Written by Chris Majerle, PCAM on September 14, 2020
Community Management Edition
A wise man once told me, “Never trust a man who says, ‘Trust Me.’” So, I don’t ask you to trust me, but I do ask you to decide if you can trust me before you hire my firm for community management. Ronald Reagan said, “Trust, but verify.” We provide monthly financial and management reports to give you the tools to watch over us.
All too often, condominium & homeowner association boards tie the hands of their management firms, then blame them when things go wrong. When there is not enough money to fix the parking lot, the manager must not have collected enough of the assessments or did not spend according to the budget—it’s never that the board refused to accept a budget with higher assessments or that they refused to fund reserves. When the property looks bad with trash or graffiti, the manager should do something! With what, if the board would not accept a budget with funds to pay for the cleanup?
Management is a very different contract from all your other contracts because it is management to whom you turn when you need guidance or assistance. When you think your lawn maintenance is too expensive or unsatisfactory, management should fix it. When the lawyer is ineffective, management should find a new one. When homeowners don’t follow the rules, management should make them. If you do not trust your management firm to act in your best interests, either you have trust issues or you have the wrong management firm. Management, if acting competently and diligently, should relieve you of stress, anxiety, and labor. We should raise our hands when something needs to get done. We’re supposed to get to know you and act as we believe you would act.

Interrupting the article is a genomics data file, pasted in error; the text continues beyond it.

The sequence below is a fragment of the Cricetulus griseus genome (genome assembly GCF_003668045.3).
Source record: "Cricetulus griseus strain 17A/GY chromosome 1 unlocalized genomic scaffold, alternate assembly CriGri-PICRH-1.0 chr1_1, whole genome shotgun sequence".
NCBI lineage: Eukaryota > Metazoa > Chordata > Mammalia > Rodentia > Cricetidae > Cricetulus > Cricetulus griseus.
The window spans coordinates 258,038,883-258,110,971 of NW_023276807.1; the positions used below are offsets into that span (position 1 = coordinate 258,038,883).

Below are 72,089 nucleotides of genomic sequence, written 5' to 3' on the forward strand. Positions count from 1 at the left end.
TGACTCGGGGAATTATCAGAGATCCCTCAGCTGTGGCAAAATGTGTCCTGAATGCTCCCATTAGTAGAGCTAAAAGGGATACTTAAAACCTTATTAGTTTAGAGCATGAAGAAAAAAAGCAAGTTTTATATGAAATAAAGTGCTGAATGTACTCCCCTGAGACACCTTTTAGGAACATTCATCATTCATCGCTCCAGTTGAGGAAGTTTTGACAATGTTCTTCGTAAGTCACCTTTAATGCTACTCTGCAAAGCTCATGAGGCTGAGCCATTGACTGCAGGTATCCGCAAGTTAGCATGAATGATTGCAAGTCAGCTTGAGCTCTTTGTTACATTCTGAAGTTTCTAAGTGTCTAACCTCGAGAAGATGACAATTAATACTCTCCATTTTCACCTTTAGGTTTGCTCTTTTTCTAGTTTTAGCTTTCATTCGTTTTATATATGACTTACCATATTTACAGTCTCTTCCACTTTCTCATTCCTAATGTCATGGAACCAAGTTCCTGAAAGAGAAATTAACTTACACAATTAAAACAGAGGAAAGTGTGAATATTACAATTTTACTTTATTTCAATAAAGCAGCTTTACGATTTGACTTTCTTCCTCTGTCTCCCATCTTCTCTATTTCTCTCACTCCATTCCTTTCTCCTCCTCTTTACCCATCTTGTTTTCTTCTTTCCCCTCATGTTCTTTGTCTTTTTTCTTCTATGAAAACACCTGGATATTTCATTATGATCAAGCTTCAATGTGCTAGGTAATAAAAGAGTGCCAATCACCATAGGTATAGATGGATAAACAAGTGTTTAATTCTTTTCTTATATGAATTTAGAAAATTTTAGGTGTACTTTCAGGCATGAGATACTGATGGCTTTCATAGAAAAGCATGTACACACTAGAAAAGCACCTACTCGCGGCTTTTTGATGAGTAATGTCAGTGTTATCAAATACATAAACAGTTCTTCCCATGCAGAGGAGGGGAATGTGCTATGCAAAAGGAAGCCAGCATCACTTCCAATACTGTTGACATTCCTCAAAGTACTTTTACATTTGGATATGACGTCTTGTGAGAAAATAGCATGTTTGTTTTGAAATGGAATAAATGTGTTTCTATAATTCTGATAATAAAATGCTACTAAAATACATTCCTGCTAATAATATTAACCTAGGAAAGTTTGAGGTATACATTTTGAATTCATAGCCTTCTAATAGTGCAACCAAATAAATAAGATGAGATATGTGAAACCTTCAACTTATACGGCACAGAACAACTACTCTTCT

Any business operator will tell you, there are two types of bosses—the type who micro-manages and drives people away or the type that trains and trusts people to do their jobs. The micro-management style says, “I don’t trust you or have confidence in you. ”Think about how you interact with your manager. Do you, at your board meetings, discuss action items, give your manager some tasks to help you accomplish, and leave him/her alone until the next meeting? Do you have clearly defined requirements of each of your vendors, of each homeowner? Do you have an expectation of how the property should be operated from the perspectives of administration, facilities, and finance? Then communicate those to the manager and hold him/her accountable, but do not intervene and tell the manager how to conduct a site visit. Let them do their job and report to you.
One final word about management: cost. When bidding for management services, boards often attempt to create an RFP that delineates specifically what will be expected. That’s good from the big-picture perspective. But management firms today have a wide array of electronic services, training and designations, skills, backgrounds, and experience. Shopping for management is not as easy as putting an item in your online shopping cart. You cannot necessarily quantify the value of a community website and the degree to which the manager will maintain the site. Services vary widely as does pricing. The old adage, “you get what you pay for” may apply most with management. A top-quality management firm owner once told me, “We don’t submit a bid if cost is in the board’s top five evaluation criteria.” The good ones are not the cheapest and the bad ones, while saving you money on management, could cost you dearly in every other aspect of your budget and operations. This is the ONE contract in which cost should take a back-seat to quality, reputation, service levels, training & designations, and recommendations. (And I mean recommendations, NOT reviews. On Google or Yelp, management gets blamed for everything from rising assessments to the neighbor’s dog pooping on the lawn.)